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AT KIRKBY-STEPHEN. The inestimable worth of love

Affecting view of sin—The importance of frankness - John Wesley -William CarvosSo—The power of faith-Condition of Ministerial success — Hemorrhage-Ambition deplored - Gratitude Latent strength possessed by all—The energy of sacred truthJoins the Wesleyans–On an ornate-style for the pulpit Returns home-Death.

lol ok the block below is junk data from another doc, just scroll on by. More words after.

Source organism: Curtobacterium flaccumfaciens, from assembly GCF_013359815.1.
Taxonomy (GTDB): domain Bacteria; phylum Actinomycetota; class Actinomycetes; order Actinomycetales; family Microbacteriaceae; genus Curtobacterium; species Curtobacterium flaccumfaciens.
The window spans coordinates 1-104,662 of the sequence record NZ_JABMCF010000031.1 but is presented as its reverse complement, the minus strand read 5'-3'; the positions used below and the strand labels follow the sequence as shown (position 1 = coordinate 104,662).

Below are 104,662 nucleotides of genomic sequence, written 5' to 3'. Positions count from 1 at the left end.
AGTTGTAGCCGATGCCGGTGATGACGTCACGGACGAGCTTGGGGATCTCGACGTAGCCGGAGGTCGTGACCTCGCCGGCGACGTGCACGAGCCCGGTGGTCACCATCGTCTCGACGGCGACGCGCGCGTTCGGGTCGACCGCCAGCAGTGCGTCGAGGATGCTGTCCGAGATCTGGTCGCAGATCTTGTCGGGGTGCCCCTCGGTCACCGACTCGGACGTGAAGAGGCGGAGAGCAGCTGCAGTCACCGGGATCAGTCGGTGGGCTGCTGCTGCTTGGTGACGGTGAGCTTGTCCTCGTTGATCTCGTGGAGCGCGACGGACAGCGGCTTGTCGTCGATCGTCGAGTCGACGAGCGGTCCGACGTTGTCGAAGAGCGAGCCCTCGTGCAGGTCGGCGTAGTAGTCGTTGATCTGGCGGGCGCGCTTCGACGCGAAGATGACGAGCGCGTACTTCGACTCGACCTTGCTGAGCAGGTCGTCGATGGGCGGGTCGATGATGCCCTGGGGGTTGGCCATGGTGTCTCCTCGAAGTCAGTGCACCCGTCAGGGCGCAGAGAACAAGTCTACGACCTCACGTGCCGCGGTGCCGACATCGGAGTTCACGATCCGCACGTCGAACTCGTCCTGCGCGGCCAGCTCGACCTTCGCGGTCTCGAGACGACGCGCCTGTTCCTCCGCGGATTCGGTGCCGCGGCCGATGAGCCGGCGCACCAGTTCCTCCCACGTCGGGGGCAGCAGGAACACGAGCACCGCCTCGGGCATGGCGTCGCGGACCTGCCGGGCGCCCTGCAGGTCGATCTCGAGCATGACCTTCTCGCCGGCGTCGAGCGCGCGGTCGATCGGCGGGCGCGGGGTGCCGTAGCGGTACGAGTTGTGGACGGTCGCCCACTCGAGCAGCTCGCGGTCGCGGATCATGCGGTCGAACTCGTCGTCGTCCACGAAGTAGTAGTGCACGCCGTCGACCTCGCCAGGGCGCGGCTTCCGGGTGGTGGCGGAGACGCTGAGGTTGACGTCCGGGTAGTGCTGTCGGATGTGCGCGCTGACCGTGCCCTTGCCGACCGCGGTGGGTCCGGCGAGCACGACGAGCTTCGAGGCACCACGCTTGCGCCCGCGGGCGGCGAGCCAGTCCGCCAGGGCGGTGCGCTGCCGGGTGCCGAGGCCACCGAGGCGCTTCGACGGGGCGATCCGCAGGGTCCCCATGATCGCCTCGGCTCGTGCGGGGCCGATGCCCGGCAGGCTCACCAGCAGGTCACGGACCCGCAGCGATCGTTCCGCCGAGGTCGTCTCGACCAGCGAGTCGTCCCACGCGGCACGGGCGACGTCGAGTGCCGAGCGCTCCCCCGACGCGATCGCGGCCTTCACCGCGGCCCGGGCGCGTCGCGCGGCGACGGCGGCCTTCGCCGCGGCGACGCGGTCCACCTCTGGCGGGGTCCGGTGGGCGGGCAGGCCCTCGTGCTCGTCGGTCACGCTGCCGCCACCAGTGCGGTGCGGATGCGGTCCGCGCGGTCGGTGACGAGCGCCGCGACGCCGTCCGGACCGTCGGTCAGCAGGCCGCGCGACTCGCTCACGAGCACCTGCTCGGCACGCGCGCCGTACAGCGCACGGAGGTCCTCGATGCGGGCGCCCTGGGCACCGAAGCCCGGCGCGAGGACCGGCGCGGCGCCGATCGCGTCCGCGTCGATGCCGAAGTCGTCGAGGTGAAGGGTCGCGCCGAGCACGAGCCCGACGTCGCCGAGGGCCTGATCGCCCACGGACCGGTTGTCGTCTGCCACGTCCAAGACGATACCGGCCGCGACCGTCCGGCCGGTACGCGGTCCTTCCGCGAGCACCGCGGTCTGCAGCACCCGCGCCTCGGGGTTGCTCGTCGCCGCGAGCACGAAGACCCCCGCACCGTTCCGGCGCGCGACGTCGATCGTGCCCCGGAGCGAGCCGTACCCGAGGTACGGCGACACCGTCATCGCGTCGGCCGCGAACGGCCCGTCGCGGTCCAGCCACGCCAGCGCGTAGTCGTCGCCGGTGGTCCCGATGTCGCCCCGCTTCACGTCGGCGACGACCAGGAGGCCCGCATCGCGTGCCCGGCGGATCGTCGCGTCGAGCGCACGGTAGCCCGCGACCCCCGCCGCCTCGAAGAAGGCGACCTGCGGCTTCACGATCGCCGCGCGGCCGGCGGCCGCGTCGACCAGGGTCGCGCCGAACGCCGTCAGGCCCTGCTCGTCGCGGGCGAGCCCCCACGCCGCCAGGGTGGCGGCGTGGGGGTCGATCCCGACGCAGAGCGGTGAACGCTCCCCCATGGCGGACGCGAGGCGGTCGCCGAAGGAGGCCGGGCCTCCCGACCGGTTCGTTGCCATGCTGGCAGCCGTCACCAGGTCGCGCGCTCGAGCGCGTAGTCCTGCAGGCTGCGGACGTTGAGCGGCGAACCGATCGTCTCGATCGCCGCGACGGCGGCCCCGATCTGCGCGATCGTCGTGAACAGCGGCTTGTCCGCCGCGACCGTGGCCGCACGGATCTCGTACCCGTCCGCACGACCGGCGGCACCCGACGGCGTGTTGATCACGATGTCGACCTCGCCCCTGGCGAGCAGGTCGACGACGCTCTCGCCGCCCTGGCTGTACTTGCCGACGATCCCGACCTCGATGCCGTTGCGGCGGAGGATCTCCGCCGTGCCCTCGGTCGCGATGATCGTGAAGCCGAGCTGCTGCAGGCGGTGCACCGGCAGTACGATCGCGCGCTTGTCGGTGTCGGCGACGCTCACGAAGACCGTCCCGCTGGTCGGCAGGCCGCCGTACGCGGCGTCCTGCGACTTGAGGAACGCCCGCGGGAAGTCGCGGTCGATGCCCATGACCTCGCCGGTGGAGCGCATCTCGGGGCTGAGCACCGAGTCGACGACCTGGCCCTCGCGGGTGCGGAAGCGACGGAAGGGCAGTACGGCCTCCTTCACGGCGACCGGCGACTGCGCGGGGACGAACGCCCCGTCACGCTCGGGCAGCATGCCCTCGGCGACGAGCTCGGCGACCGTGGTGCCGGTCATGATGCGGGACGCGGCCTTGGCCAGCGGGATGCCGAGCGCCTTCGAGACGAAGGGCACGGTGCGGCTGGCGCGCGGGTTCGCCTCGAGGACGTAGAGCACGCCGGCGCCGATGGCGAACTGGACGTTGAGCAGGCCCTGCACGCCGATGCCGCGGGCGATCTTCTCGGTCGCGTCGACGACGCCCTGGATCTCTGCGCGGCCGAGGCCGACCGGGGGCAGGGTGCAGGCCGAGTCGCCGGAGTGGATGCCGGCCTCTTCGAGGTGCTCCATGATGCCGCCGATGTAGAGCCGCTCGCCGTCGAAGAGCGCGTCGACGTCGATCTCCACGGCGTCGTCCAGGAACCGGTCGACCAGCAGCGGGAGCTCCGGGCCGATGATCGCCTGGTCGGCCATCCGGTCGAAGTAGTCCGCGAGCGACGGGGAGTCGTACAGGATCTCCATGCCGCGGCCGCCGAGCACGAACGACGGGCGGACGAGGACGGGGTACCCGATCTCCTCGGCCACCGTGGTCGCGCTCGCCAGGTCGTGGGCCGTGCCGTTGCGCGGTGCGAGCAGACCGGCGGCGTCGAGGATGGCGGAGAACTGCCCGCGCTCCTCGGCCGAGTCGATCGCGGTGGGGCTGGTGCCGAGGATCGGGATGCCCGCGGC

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The manifest increase of Mr. Hessel's spirituality during the last twelve months of his life, affords his friends unutterable solace and delight. An interesting youth, whose emaciated frame and pallid face and bright but sunken eyes too plainly indicate that consumption has secured a fatal grasp, is an affecting spectacle. But the sadness is unutterably deepened when the victim is unwilling to believe the fact, and is revolving projects that relate only to his own aggrandizement. To pious friends such a spectacle is piercing. The emotions experienced by Mr. Hessel's friends were the opposite of these. It was painful to witness his body daily wasting, and his vigorous intellect becoming gradually shorn of strength, but it was joyous to witness the progressive maturity of the spirit in wisdom and holiness. So visibly was the grain ripening for the heavenly garner that it formed a frequent topic of conversation among his friends. On Oct. 6th he writes : “ The glorious light of the sun breaks into my little parlour through the foliage which overhangs my window. May the Sun of Righteousness break through the tangled boughs of worldliness and unbelief which overhang the entrance of my heart. Nothing in the universe is of any value but love. It is every thing. It contains all good. If I only love nothing has power to hurt me. Whatever wants I may experience are supplied by love. It plants a power in